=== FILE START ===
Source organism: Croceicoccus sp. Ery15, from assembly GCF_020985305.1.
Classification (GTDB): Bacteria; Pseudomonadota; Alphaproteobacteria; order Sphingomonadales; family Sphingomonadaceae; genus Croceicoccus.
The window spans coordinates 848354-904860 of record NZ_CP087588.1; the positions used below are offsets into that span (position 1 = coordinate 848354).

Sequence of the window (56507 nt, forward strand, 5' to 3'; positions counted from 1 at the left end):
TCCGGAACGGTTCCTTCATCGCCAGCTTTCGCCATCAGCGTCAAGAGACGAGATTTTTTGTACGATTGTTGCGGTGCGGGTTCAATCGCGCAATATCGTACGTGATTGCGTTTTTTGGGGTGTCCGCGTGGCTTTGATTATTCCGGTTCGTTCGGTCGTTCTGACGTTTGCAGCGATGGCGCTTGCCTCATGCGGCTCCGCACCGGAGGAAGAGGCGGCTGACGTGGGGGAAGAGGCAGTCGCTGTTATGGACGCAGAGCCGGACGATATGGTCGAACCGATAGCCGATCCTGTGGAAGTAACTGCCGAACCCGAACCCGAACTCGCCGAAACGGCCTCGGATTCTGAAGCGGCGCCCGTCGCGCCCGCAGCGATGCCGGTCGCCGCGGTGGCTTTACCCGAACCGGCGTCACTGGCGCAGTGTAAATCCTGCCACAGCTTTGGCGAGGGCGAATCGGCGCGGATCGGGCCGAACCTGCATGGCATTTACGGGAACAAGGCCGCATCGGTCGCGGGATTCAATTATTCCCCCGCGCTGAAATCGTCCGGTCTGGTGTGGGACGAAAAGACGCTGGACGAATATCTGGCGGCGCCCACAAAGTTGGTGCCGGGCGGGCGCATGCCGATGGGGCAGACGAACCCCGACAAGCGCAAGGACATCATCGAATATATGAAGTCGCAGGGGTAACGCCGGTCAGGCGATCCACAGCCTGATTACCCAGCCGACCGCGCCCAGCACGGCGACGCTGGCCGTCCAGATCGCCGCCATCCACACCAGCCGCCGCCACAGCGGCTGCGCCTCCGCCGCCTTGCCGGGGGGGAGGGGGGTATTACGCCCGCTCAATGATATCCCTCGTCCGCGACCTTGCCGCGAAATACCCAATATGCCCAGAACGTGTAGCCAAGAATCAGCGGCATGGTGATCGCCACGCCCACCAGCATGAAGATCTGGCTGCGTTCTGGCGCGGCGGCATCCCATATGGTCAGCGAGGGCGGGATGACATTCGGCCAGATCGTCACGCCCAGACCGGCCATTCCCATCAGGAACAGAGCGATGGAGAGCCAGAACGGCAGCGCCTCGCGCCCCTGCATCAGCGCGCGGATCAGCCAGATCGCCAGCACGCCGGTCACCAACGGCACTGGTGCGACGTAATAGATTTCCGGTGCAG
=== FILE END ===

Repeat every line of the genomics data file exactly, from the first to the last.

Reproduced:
Source organism: Croceicoccus sp. Ery15, from assembly GCF_020985305.1.
Classification (GTDB): Bacteria; Pseudomonadota; Alphaproteobacteria; order Sphingomonadales; family Sphingomonadaceae; genus Croceicoccus.
The window spans coordinates 848354-904860 of record NZ_CP087588.1; the positions used below are offsets into that span (position 1 = coordinate 848354).

Sequence of the window (56507 nt, forward strand, 5' to 3'; positions counted from 1 at the left end):
TCCGGAACGGTTCCTTCATCGCCAGCTTTCGCCATCAGCGTCAAGAGACGAGATTTTTTGTACGATTGTTGCGGTGCGGGTTCAATCGCGCAATATCGTACGTGATTGCGTTTTTTGGGGTGTCCGCGTGGCTTTGATTATTCCGGTTCGTTCGGTCGTTCTGACGTTTGCAGCGATGGCGCTTGCCTCATGCGGCTCCGCACCGGAGGAAGAGGCGGCTGACGTGGGGGAAGAGGCAGTCGCTGTTATGGACGCAGAGCCGGACGATATGGTCGAACCGATAGCCGATCCTGTGGAAGTAACTGCCGAACCCGAACCCGAACTCGCCGAAACGGCCTCGGATTCTGAAGCGGCGCCCGTCGCGCCCGCAGCGATGCCGGTCGCCGCGGTGGCTTTACCCGAACCGGCGTCACTGGCGCAGTGTAAATCCTGCCACAGCTTTGGCGAGGGCGAATCGGCGCGGATCGGGCCGAACCTGCATGGCATTTACGGGAACAAGGCCGCATCGGTCGCGGGATTCAATTATTCCCCCGCGCTGAAATCGTCCGGTCTGGTGTGGGACGAAAAGACGCTGGACGAATATCTGGCGGCGCCCACAAAGTTGGTGCCGGGCGGGCGCATGCCGATGGGGCAGACGAACCCCGACAAGCGCAAGGACATCATCGAATATATGAAGTCGCAGGGGTAACGCCGGTCAGGCGATCCACAGCCTGATTACCCAGCCGACCGCGCCCAGCACGGCGACGCTGGCCGTCCAGATCGCCGCCATCCACACCAGCCGCCGCCACAGCGGCTGCGCCTCCGCCGCCTTGCCGGGGGGGAGGGGGGTATTACGCCCGCTCAATGATATCCCTCGTCCGCGACCTTGCCGCGAAATACCCAATATGCCCAGAACGTGTAGCCAAGAATCAGCGGCATGGTGATCGCCACGCCCACCAGCATGAAGATCTGGCTGCGTTCTGGCGCGGCGGCATCCCATATGGTCAGCGAGGGCGGGATGACATTCGGCCAGATCGTCACGCCCAGACCGGCCATTCCCATCAGGAACAGAGCGATGGAGAGCCAGAACGGCAGCGCCTCGCGCCCCTGCATCAGCGCGCGGATCAGCCAGATCGCCAGCACGCCGGTCACCAACGGCACTGGTGCGACGTAATAGATTTCCGGTGCAG